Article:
Do you remember when the Yankees added Alex Rodriguez and Randy Johnson? They were supposed to win multiple World Series, but didn’t win anything until 2009, and by that time Johnson retired. The Phillies were favorites the past two years. How did that work out? Also, how did it work out for the Miami Heat last year and the Philadelphia Eagles this season? Rarely, do things work out smoothly for Dream Teams.

* Don’t you think the Yankees regret the Rodriguez contract? I bet they do. I’d also be willing to bet eventually the Angels and Marlins might regret their wild spending, which never guarantees anything.

* I wouldn’t be surprised if St. Louis made a run at Fielder to take the sting out of losing Albeert Pujols. Even so, the money might be better spent on maintaining because the Cardinals are still a good team and don’t need an overhaul.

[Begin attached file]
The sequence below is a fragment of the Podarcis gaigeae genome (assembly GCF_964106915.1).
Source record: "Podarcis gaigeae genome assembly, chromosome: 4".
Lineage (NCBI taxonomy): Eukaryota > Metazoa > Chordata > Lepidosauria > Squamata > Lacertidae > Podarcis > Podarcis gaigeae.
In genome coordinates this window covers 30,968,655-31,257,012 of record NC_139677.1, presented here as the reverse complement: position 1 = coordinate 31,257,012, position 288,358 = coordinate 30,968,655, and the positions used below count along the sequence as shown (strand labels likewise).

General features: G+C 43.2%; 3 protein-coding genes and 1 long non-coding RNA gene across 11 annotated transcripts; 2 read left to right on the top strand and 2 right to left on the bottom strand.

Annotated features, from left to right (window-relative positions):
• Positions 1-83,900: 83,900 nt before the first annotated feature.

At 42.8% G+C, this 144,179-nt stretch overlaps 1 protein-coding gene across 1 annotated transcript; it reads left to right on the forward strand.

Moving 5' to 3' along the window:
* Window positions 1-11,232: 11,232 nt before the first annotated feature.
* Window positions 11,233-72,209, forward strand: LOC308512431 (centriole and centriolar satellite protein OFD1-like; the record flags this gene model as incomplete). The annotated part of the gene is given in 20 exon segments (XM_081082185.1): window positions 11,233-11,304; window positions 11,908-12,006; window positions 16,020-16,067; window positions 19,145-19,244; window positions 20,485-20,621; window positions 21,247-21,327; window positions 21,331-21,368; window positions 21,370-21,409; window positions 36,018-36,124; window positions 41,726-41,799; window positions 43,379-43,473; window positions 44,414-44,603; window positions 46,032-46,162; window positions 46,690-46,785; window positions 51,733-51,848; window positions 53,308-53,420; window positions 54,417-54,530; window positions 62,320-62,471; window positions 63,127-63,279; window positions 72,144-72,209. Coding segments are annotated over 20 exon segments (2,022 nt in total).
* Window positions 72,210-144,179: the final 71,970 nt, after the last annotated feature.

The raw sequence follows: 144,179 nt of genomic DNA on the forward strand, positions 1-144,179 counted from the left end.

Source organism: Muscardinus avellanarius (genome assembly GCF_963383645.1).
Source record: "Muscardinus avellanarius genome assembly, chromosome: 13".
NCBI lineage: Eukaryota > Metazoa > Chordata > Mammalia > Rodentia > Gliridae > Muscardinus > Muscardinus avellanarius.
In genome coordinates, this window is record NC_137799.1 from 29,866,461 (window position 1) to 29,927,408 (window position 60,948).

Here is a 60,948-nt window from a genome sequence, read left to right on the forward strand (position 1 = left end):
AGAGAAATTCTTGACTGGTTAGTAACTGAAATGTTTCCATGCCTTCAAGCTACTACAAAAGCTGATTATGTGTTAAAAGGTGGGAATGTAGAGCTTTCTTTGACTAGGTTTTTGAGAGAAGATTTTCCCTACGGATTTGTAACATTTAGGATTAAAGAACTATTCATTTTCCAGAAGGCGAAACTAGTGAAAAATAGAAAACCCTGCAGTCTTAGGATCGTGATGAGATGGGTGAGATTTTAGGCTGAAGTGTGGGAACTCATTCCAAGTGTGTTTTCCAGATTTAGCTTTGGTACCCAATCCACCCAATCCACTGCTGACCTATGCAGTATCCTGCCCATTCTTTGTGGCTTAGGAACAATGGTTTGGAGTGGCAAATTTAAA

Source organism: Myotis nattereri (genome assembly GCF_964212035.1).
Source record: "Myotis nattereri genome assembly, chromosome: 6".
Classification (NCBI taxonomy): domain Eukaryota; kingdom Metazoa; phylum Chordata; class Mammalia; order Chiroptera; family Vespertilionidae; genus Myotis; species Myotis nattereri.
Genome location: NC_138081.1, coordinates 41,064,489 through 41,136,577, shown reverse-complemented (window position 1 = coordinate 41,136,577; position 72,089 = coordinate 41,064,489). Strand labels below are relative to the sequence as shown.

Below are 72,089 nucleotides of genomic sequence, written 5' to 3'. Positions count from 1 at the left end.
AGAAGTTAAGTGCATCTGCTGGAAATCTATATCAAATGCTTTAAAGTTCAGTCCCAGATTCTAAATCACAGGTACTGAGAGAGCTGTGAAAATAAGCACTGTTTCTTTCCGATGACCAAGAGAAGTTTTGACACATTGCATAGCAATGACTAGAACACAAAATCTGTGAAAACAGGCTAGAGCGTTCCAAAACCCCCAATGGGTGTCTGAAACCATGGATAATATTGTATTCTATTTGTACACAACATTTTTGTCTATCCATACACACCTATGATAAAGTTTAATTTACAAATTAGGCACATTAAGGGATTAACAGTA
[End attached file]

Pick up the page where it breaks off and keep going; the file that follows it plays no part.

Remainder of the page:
* Regarding Fielder, I found it laughable to read the Cubs don’t have the money to spend on Fielder. The Cubs have the resources, but are they willing?

* The Mets believe they bolstered their bullpen, with Sandy Alderson saying they have the seventh through ninth accounted for. Then again, they took from the Toronto Blue Jays, a team with over 20 blown saves last season.

 

Dec 08

Departures of Pujols, Reyes shouldn’t scuttle Cardinals or Mets.

Pockets of fans in St. Louis and New York are understandably upset after Albert Pujols and Jose Reyes sold their legacies and moved them out of town as mercenaries.

Pujols thought $220 million over ten years, his developmental years in St. Louis along with his businesses and foundation weren’t enough, so he took $30 million more and shuffled off to Los Angeles.

Reyes could have had close to $100 million from the Mets – which included incentives – but in the end took roughly $6 million more to move to Miami.

In the end, reports from Pujols supporters and Reyes himself, were that they weren’t “loved” enough by their former teams so they went with the money.